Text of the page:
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Comment Re:Machines replacing bank tellers? (Score 1) 265

Yes, but not just power outages. Think IoT-powered DDoS attacks. The Mirai botnet could easily hold banks to ransom. And then there's just the fact that a lot of ISPs suck big time. I can't count the number of times that a retailer hasn't been able to take card payments because their internet's down. They quickly and effortlessly set up cash only lanes which tells me that they're well versed in the system not working for one reason or another.

Comment Difficult for most people to understand... (Score 1) 308

...the risk that the CIA is presenting to the USA. By hoarding vulnerabilities in operating systems and software and then developing tools to exploit them, they're making the internet very insecure; as Bruce Schneier puts it, today's top secret government hacking tools are tomorrow's organised crime hacking tools. Which country has the greatest economic and national security dependency on the internet and is therefore the most vulnerable to hacking tools? The USA. The CIA are quickly becoming a bunch of useless idiots to the USA and useful idiots to anyone who wants to exploit the USA (and everyone else). Expect hacking-based disruption and extortion to take a serious toll on all internet dependent economies and especially the USA's.

Comment Let's see... (Score 1) 392

Yes, Gates' comments are banal, hypocritical, and fail to address the real problems that we face today, and so are the counter-arguments:

"Why pick on robots?" former Treasury Secretary Summers asked in a Washington Post opinion piece, which called Gates "profoundly misguided." The economist argued that progress, however messy and disruptive sometimes, ultimately benefits society overall.

Wrong: At any time since 1979, has there ever been a change in corporate employment and/or manufacturing practices that have benefited society overall? Neoliberalism is cannibalising the developed world. I think Larry Summers' definition of progress needs some explanation.

Mike Shedlock, a financial adviser with Sitka Pacific Capital Management in Edmonds, Washington, wrote on his blog that robot owners, who likely would pay the tax, would simply pass it along by jacking up prices.

Wrong: The price consumers pay for goods isn't determined by how much the goods cost to make/provide.

The European Union's parliament in February rejected a measure to impose a tax on robots, using much the same reasoning as Gates' critics.

Bandwagon fallacy: Just because it was rejected by the subjective decisions of one group, it doesn't follow that it's the right decision for everyone else.

The root of the problem has little to do with how things are made or how services are provided or basic microeconomics. The problem is how we decide the allocate resources across our populations, which is an inherently political issue. Looks like what the USA has is a failure of its political system.

Comment Re:Where is the User choice in all of this (Score 5, Insightful) 203

The trouble is that Microsoft don't like their users to have choice. They bake-in proprietary features and incompatibilities that prevent users from sharing documents and files across operating systems or going outside their software walled gardens. How many prosecutions against Microsoft for anti-competitive practices will it take to convince you? They don't want their users to have choice, they want their users to be stuck with using their products and services and unable to easily switch to others.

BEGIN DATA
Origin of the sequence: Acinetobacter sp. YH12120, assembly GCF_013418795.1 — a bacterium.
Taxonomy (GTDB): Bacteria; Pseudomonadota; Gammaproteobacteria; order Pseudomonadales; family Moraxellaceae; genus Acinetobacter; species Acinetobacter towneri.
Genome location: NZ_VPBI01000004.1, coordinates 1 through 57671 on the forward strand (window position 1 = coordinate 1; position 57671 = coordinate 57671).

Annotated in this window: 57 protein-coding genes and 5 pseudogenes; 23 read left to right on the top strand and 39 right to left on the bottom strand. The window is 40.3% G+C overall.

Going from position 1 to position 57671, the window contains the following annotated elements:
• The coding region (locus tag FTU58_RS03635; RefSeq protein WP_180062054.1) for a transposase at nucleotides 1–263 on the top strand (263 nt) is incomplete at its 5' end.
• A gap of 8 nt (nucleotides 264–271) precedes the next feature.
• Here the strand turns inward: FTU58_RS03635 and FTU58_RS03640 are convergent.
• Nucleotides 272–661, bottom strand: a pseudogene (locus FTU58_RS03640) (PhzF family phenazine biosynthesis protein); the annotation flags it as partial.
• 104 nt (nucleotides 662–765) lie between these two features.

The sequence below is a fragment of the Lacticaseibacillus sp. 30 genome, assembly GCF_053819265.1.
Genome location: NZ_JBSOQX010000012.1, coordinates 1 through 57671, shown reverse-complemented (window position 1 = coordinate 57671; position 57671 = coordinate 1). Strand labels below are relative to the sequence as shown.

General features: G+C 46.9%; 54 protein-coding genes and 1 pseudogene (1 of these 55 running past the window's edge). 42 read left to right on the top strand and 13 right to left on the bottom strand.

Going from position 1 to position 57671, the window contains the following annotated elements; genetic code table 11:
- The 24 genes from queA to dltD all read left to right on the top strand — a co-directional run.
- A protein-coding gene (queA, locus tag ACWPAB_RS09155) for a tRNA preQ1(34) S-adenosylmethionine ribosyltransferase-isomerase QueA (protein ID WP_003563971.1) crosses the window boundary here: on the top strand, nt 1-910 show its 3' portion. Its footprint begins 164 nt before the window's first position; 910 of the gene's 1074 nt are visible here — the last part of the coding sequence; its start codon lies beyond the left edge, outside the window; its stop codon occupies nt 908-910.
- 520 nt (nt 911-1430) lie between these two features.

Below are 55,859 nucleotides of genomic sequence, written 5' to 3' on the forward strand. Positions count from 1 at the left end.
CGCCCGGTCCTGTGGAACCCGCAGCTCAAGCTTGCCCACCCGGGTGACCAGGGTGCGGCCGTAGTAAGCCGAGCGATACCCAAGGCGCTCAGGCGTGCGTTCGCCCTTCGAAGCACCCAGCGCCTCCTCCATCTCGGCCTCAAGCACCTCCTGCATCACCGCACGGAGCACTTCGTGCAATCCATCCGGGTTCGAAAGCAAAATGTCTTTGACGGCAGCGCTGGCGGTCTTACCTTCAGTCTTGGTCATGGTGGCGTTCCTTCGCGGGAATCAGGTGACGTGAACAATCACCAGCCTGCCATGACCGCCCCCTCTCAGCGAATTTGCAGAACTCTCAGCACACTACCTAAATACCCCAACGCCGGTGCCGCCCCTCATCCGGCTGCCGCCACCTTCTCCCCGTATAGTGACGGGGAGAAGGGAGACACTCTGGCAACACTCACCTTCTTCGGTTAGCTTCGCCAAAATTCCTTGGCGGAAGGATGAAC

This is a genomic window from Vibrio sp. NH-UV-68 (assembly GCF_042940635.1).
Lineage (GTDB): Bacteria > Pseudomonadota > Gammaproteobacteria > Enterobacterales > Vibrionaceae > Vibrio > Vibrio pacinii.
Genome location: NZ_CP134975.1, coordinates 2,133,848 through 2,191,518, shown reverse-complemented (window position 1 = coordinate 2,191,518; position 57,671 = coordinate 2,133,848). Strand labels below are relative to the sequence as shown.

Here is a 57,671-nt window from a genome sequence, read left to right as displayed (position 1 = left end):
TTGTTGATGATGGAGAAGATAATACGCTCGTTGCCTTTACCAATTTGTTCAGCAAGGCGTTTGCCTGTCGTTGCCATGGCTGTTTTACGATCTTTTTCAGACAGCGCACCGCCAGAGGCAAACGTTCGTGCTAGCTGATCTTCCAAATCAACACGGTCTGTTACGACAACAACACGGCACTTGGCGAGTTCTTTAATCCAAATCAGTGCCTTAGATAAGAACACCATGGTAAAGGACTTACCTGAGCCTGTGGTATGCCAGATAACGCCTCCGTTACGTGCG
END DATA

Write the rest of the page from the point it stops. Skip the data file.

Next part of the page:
I can see that for people whose jobs are doing stuff other than ICT will see the transition from one OS and office software to another as a problem. It's one transition, once. Anyone who's experienced Win10 can attest that it's so different to previous versions and that they've changed around MS Office so much lately, that the learning curve to switch to Linux is comparable. So why not? Also, there's the privacy issues with Win10 (Microsoft calls their key-loggers and spyware "telemetry") that all governments should be wary of. Keep your privacy and control with Linux as well as save a few € in the process.

Comment Re:Owning vs Renting (Score 5, Interesting) 353

The MS Office hegemony is still strong and is still making MS a lot of money.

May be true in the good ol' US of A but over in the EU, they're going full-steam ahead with switching from Microsoft Windows and Office to Ubuntu and LibreOffice (There's a draft directive to switch to free and open source IT solutions). Since governments and govt. agencies are Microsoft's main paying customers, then Microsoft are going downhill in a very large market. It's just a matter of how long it takes for the EU to drop Microsoft entirely.

Need LibreOffice online? LibreOffice 3.5 can be installed on a server and will work in a web browser. Need a supported commercial solution? Check out Collabora and the many spin-off service providers.

Comment Re:This is why most people are skeptical (Score 1, Troll) 436

Ever wonder why people are skeptical of claims like this?

Because the fossil fuel industry funds media campaigns to discredit sound, reliable climate science? (Please see: http://www.merchantsofdoubt.or...)

Even their own climate science that they were doing in the 1970s? (Please see: https://www.scientificamerican...)

Comment Re:Silent Buzzing? (Score 1) 52

BTW, if it's spelled "Buzz," the German pronunciation sounds more like "butts" than "bus." Americans can get excited about driving their butts around and seeing how many people they can fit in their butts. Do you think they're holding a grudge because Americans exposed their oh so clever but fraudulent emissions software?

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